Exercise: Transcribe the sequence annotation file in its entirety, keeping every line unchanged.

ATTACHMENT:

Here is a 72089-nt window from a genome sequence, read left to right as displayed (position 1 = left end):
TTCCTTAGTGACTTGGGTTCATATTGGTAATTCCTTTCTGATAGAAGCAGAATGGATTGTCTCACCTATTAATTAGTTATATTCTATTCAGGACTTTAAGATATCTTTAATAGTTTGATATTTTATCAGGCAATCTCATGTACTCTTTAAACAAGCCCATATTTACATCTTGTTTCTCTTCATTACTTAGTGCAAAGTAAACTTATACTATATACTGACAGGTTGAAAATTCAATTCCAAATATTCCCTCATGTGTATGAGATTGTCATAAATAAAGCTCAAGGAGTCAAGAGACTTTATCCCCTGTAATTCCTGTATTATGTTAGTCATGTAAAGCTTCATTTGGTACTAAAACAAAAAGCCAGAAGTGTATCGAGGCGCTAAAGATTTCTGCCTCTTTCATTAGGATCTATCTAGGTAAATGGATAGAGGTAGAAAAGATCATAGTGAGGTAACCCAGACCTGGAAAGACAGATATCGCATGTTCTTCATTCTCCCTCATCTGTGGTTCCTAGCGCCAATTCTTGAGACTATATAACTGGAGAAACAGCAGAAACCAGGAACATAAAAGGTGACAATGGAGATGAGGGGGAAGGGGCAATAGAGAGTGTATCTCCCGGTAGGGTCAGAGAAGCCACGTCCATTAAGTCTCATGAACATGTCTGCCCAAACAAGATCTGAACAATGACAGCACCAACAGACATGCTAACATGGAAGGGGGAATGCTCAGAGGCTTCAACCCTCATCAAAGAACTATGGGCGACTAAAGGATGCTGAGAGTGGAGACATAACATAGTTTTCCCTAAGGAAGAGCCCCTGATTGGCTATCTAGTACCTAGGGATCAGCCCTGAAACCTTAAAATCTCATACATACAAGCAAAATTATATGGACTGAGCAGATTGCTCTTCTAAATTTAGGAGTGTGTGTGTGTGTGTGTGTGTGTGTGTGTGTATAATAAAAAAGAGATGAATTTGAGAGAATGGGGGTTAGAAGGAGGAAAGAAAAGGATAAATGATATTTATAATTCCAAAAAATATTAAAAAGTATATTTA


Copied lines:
Here is a 72089-nt window from a genome sequence, read left to right as displayed (position 1 = left end):
TTCCTTAGTGACTTGGGTTCATATTGGTAATTCCTTTCTGATAGAAGCAGAATGGATTGTCTCACCTATTAATTAGTTATATTCTATTCAGGACTTTAAGATATCTTTAATAGTTTGATATTTTATCAGGCAATCTCATGTACTCTTTAAACAAGCCCATATTTACATCTTGTTTCTCTTCATTACTTAGTGCAAAGTAAACTTATACTATATACTGACAGGTTGAAAATTCAATTCCAAATATTCCCTCATGTGTATGAGATTGTCATAAATAAAGCTCAAGGAGTCAAGAGACTTTATCCCCTGTAATTCCTGTATTATGTTAGTCATGTAAAGCTTCATTTGGTACTAAAACAAAAAGCCAGAAGTGTATCGAGGCGCTAAAGATTTCTGCCTCTTTCATTAGGATCTATCTAGGTAAATGGATAGAGGTAGAAAAGATCATAGTGAGGTAACCCAGACCTGGAAAGACAGATATCGCATGTTCTTCATTCTCCCTCATCTGTGGTTCCTAGCGCCAATTCTTGAGACTATATAACTGGAGAAACAGCAGAAACCAGGAACATAAAAGGTGACAATGGAGATGAGGGGGAAGGGGCAATAGAGAGTGTATCTCCCGGTAGGGTCAGAGAAGCCACGTCCATTAAGTCTCATGAACATGTCTGCCCAAACAAGATCTGAACAATGACAGCACCAACAGACATGCTAACATGGAAGGGGGAATGCTCAGAGGCTTCAACCCTCATCAAAGAACTATGGGCGACTAAAGGATGCTGAGAGTGGAGACATAACATAGTTTTCCCTAAGGAAGAGCCCCTGATTGGCTATCTAGTACCTAGGGATCAGCCCTGAAACCTTAAAATCTCATACATACAAGCAAAATTATATGGACTGAGCAGATTGCTCTTCTAAATTTAGGAGTGTGTGTGTGTGTGTGTGTGTGTGTGTGTGTATAATAAAAAAGAGATGAATTTGAGAGAATGGGGGTTAGAAGGAGGAAAGAAAAGGATAAATGATATTTATAATTCCAAAAAATATTAAAAAGTATATTTA